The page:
Can we feed the world without destroying it? New research reveals 22 steps to a sustainable food future.
The result of multiple years of research and modeling, the synthesis report of World Resources Report: Creating a Sustainable Food Future shows there is no silver bullet to sustainably feeding 10 billion people by 2050. How we produce and eat food will need an overhaul.
How can we feed the world without destroying it? On a press call November 29, experts will preview the findings of a new WRI report on the future of food and agriculture.
As climate change impacts intensify, many countries will need to undertake long-term, systemic transformative adaptation actions – and will require finance to support such significant changes. But what exactly does this look like, and when are such approaches needed? Leading resilience experts explain.
There's growing backlash against plastic waste polluting the world's oceans. The world's billion-plus tons of annual food waste gets less attention, but is just as damaging to the climate and economy.
Brazil's semi-arid Caatinga region is a living laboratory for climate change impacts, with record-breaking droughts from 2010 to 2016. Local farmers are using landscape restoration techniques to boost climate resilience -- and are creating jobs for women in the process.
Satellite and other data reveal where restoring degraded landscapes could help improve food security in Malawi.
Drought is fueling water shortages and food insecurity in Karangazi, Rwanda. Jean Baptise Mutabaruka knows that planting trees would help his community, but he's struggled to find funding.
World Resources Institute (WRI) is celebrating 35 years of impact at its biennial Courage to Lead dinner honoring Darren Walker, President, Ford Foundation, and Feike Sijbesma, Chairman and CEO, Royal DSM, on Thursday, October 12 at Cipriani 25 Broadway in New York City.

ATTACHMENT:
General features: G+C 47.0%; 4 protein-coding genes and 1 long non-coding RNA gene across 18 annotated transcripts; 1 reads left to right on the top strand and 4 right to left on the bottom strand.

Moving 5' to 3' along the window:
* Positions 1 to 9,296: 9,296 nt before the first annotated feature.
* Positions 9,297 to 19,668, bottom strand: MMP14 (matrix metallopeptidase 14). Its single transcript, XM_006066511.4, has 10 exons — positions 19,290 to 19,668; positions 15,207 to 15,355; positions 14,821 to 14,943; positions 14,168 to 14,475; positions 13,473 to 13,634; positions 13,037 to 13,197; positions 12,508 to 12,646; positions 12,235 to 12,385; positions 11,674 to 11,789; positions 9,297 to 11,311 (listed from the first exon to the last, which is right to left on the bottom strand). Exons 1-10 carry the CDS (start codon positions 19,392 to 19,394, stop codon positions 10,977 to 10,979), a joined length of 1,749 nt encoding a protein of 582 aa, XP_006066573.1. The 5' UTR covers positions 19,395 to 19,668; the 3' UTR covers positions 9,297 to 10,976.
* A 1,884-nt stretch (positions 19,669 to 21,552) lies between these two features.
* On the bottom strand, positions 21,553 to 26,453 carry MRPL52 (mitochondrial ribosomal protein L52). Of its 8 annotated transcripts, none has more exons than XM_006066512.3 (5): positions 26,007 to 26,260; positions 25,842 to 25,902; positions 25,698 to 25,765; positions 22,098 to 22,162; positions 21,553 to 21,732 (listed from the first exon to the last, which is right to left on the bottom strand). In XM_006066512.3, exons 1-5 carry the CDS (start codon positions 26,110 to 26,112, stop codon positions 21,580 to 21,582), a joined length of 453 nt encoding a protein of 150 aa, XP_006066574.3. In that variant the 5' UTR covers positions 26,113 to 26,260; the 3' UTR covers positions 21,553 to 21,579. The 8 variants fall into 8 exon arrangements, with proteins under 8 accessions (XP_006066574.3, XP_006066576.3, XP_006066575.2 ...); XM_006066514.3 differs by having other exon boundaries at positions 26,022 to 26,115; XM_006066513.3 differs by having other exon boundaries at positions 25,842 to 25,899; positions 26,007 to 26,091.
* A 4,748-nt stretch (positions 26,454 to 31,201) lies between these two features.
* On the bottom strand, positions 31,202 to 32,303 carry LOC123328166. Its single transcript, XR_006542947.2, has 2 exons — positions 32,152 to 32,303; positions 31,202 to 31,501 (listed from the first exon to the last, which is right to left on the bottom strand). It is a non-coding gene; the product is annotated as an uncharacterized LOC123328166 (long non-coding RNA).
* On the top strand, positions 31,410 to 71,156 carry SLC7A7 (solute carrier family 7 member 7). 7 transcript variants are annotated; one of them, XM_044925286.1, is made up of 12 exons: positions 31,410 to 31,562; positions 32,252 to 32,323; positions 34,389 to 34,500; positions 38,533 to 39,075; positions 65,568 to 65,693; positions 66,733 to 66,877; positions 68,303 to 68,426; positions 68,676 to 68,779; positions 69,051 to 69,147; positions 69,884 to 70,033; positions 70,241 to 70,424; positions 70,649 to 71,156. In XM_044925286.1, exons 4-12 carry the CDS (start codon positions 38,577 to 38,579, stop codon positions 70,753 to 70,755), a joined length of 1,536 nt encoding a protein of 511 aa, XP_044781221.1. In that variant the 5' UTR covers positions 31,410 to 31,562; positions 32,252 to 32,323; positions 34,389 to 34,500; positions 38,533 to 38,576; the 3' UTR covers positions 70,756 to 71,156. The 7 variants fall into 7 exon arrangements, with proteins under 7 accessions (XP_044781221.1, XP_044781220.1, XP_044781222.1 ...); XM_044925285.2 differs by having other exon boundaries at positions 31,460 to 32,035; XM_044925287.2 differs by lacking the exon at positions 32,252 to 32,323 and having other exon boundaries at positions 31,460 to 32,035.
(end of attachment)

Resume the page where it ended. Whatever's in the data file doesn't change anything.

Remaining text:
Water stress and drought are as old as civilization, and while human beings have devised many ways to guard against these threats, economies have evolved in ways that make us more vulnerable.
The current terminology used to describe plant-based dining options is less than appetizing. Some food marketers are changing the narrative.
For Americans looking to affect change in an erratic political landscape, the food system is a good place to start.
Last year brought huge political shocks to the environment and development communities. During WRI’s Annual Stories to Watch event, Andrew Steer highlighted how these trends may affect U.S. and international climate policy, business and investment, global energy markets and more this year.
WRI experts explain how reducing food waste, getting creative with leftovers and embracing plant-based foods can lower your environmental impact this Turkey Day.
The USDA and EPA launched 2030 Champions, a coalition of American businesses committed to reduce food loss and waste in their operations by 50 percent by 2030. Early members include Blue Apron, Campbell's Soup, General Mills and more.
In an episode of Years of Living Dangerously, Gisele Bündchen and Andrew Steer reveal that producing meat and dairy makes up almost 85 percent of the greenhouse gas emissions from the American diet. Shifting to more plant-based foods can make a big impact.
Climate change has been largely ignored in the U.S. election, while coverage on major broadcast networks declined by 5 percent between 2014 and 2015. Experts like Thomas Friedman, Joe Romm and Andrew Steer weigh in on what's needed to push climate firmly into the public discourse.
The latest food trend isn't a particular cuisine or exotic ingredient; it's sustainability, and the food industry has taken note. The new Better Buying Lab -- a partnership with major companies including Google, Sainsbury's, Hilton Worldwide and other industry leaders -- aims to help accelerate demand for more sustainable food options.
New WRI research shows that Americans can cut their diets' environmental footprints in half just by eating less meat and dairy. Janet Ranganathan and Richard Waite explain this and other findings in a new podcast.
Preventing food loss and waste boosts food security, curbs climate change and creates economic benefits. A new global standard helps countries, cities and businesses curb their loss and waste by measuring how much they're producing.